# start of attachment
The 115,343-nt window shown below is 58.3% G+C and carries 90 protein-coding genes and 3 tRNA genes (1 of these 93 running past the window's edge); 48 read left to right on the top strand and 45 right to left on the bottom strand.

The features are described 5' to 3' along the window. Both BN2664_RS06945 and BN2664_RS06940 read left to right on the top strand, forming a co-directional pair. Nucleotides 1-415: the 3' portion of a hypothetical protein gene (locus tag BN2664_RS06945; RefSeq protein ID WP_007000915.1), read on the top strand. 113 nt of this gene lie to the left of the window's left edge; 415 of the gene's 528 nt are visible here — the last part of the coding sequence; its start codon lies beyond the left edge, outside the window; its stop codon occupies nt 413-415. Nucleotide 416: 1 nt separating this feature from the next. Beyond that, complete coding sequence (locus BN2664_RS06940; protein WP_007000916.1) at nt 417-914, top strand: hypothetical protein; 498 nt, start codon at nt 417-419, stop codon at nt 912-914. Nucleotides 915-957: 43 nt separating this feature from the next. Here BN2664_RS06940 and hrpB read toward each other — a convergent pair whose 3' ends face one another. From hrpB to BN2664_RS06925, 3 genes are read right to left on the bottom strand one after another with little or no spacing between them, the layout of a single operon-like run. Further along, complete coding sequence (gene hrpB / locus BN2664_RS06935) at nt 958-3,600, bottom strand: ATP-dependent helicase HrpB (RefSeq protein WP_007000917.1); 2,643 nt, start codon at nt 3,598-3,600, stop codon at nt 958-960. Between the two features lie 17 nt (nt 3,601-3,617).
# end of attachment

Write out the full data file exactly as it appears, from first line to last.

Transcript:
The 115,343-nt window shown below is 58.3% G+C and carries 90 protein-coding genes and 3 tRNA genes (1 of these 93 running past the window's edge); 48 read left to right on the top strand and 45 right to left on the bottom strand.

The features are described 5' to 3' along the window. Both BN2664_RS06945 and BN2664_RS06940 read left to right on the top strand, forming a co-directional pair. Nucleotides 1-415: the 3' portion of a hypothetical protein gene (locus tag BN2664_RS06945; RefSeq protein ID WP_007000915.1), read on the top strand. 113 nt of this gene lie to the left of the window's left edge; 415 of the gene's 528 nt are visible here — the last part of the coding sequence; its start codon lies beyond the left edge, outside the window; its stop codon occupies nt 413-415. Nucleotide 416: 1 nt separating this feature from the next. Beyond that, complete coding sequence (locus BN2664_RS06940; protein WP_007000916.1) at nt 417-914, top strand: hypothetical protein; 498 nt, start codon at nt 417-419, stop codon at nt 912-914. Nucleotides 915-957: 43 nt separating this feature from the next. Here BN2664_RS06940 and hrpB read toward each other — a convergent pair whose 3' ends face one another. From hrpB to BN2664_RS06925, 3 genes are read right to left on the bottom strand one after another with little or no spacing between them, the layout of a single operon-like run. Further along, complete coding sequence (gene hrpB / locus BN2664_RS06935) at nt 958-3,600, bottom strand: ATP-dependent helicase HrpB (RefSeq protein WP_007000917.1); 2,643 nt, start codon at nt 3,598-3,600, stop codon at nt 958-960. Between the two features lie 17 nt (nt 3,601-3,617).